Its also the case that,for some people,intense cardio causes your appetite to spike up. That’s great if you’re trying to GAIN weight,not so much for the opposite.

      My general recommendation for Cardio stays the same. Get it through a Sport you enjoy. Torturing yourself on the treadmill when you don’t have to probably hurts more than helps in most cases.

    5. Depends. For me personally I always end up losing a bunch of fat when starting to lift weights. Its probably regaining old muscle.

      But in any case, the same effect can be seen with newbie gains in the gym. If you gain 15lbs of muscle, it’s going to displace 15lbs of fat, without you having to worry about nutrition.

      So the distinction I would add is this: after the newbie gains period, it flips to being 90% diet, but it doesn’t start out that way.

    6. Re: Cardio. In two decades of trying to find a way of cardio that doesn’t backfire, I never did find anything outside walking.

      For me walking though works perfectly, it’s like (how many calories do you want to add to your deficit? Ok just walk it out)

      Now, I do have an advantage that a lot of what I do involves watching courses, podcasts, audiobooks… So i can walk a few hours a day whilst doing something else.

      I end up losing weight in a very easy way. I don’t feel like I am on a diet, but am reducing the weight, slowly but surely.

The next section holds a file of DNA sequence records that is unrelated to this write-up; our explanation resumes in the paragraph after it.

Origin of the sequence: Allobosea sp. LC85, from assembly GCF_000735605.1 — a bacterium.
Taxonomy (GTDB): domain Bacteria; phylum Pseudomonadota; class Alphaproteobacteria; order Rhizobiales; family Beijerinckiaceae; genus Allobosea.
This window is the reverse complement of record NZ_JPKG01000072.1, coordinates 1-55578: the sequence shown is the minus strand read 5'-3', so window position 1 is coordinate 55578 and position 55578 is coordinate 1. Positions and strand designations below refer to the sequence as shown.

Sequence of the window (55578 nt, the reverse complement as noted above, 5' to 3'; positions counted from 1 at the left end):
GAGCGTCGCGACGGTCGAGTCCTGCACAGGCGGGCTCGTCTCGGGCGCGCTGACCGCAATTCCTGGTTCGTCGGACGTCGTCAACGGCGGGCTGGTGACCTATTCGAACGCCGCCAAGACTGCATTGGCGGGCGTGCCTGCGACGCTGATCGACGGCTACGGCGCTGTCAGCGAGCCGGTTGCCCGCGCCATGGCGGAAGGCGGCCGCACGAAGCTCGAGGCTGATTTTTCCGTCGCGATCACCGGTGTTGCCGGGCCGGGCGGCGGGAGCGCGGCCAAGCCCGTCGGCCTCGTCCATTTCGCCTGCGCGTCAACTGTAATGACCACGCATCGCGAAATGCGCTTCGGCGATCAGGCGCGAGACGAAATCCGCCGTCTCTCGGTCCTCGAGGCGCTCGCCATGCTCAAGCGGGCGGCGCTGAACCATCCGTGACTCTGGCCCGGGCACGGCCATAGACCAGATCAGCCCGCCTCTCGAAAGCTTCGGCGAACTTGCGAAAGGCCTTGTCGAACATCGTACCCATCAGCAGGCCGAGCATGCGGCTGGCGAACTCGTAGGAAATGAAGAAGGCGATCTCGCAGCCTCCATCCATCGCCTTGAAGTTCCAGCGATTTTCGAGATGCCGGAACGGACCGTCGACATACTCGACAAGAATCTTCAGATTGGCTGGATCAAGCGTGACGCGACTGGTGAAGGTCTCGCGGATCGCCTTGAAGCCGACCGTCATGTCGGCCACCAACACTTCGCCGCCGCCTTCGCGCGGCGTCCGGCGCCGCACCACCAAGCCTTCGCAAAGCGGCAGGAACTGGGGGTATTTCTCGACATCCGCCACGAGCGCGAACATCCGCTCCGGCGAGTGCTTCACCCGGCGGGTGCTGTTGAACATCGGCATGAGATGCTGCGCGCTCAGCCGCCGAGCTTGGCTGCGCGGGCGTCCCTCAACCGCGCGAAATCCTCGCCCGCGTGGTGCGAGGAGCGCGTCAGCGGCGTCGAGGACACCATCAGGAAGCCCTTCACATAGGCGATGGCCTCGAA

7. Its kinda ironic that more intense forms of cardio is probably more useful for bulking/gaining muscular weight because of that appetite boost. Many gymbros out there avoid cardio like the plague thinking it’ll kill their gainz,but done right; Cardio…or “Conditioning”,rather,will actually help you quite a bit in the weightroom.


      I still remember during my earliest period in training when I would lie down on the floor in-between hard sets of Squats and Deadlifts. I was literally laying down gasping on the floor while my rest timer was going. After I started incorporating cardio in the form of Combat Sports,that stopped happening,and hasn’t happened since.

      Lack of sufficient cardiovascular fitness might prevent you from effectively employing higher volume weight training programs that you’ll need to do later on once you start stalling on the beginner program.

    8. I might be a unique case, but when I was in my best shape doing both lifting and cardio, the fat loss came much quicker. The weight training muscle gains were slower but eventually replaced the weight losses from fat. So in the end I weighed the same as before I started exercising, but looked way better.

      About walking, I know 2 guys that were fat fucks and lost all of it from walking 5 miles a day, 5 days a week. No lifting. I think they cut back on calories/carbs as well. One guy even got off his blood pressure meds simply by walking. I personally don’t pay that much attention to calorie intake. Except I’ve sworn off sugary soda and most junk food, except every once in a long while. I watch carb intake in general, but I feel like I eat a lot., I don’t even pay attention to fat intake. But like you guys have said, maybe it’s satiation. Running and lifting makes me hungry as fuck, but once I’m full, I’m full.